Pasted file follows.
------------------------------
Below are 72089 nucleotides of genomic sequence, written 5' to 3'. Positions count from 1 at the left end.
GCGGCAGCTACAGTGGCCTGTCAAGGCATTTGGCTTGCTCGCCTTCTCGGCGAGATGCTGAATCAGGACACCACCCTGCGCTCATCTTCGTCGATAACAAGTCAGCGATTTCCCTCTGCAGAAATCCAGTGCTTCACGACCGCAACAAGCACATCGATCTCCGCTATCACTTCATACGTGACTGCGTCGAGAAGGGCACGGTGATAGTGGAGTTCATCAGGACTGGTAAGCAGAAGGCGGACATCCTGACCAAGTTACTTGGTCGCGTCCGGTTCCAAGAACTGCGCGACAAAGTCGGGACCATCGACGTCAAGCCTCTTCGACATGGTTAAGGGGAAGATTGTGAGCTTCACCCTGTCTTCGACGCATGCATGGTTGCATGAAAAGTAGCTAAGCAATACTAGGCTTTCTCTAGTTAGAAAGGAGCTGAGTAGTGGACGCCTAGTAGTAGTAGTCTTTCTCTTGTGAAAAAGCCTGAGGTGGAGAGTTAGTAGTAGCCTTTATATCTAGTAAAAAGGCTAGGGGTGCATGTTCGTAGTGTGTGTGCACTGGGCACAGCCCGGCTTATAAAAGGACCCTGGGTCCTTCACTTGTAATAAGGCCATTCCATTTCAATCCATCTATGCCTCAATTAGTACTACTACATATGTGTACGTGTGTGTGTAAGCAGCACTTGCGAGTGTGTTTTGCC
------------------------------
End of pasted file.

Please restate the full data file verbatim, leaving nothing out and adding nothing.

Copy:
Below are 72089 nucleotides of genomic sequence, written 5' to 3'. Positions count from 1 at the left end.
GCGGCAGCTACAGTGGCCTGTCAAGGCATTTGGCTTGCTCGCCTTCTCGGCGAGATGCTGAATCAGGACACCACCCTGCGCTCATCTTCGTCGATAACAAGTCAGCGATTTCCCTCTGCAGAAATCCAGTGCTTCACGACCGCAACAAGCACATCGATCTCCGCTATCACTTCATACGTGACTGCGTCGAGAAGGGCACGGTGATAGTGGAGTTCATCAGGACTGGTAAGCAGAAGGCGGACATCCTGACCAAGTTACTTGGTCGCGTCCGGTTCCAAGAACTGCGCGACAAAGTCGGGACCATCGACGTCAAGCCTCTTCGACATGGTTAAGGGGAAGATTGTGAGCTTCACCCTGTCTTCGACGCATGCATGGTTGCATGAAAAGTAGCTAAGCAATACTAGGCTTTCTCTAGTTAGAAAGGAGCTGAGTAGTGGACGCCTAGTAGTAGTAGTCTTTCTCTTGTGAAAAAGCCTGAGGTGGAGAGTTAGTAGTAGCCTTTATATCTAGTAAAAAGGCTAGGGGTGCATGTTCGTAGTGTGTGTGCACTGGGCACAGCCCGGCTTATAAAAGGACCCTGGGTCCTTCACTTGTAATAAGGCCATTCCATTTCAATCCATCTATGCCTCAATTAGTACTACTACATATGTGTACGTGTGTGTGTAAGCAGCACTTGCGAGTGTGTTTTGCC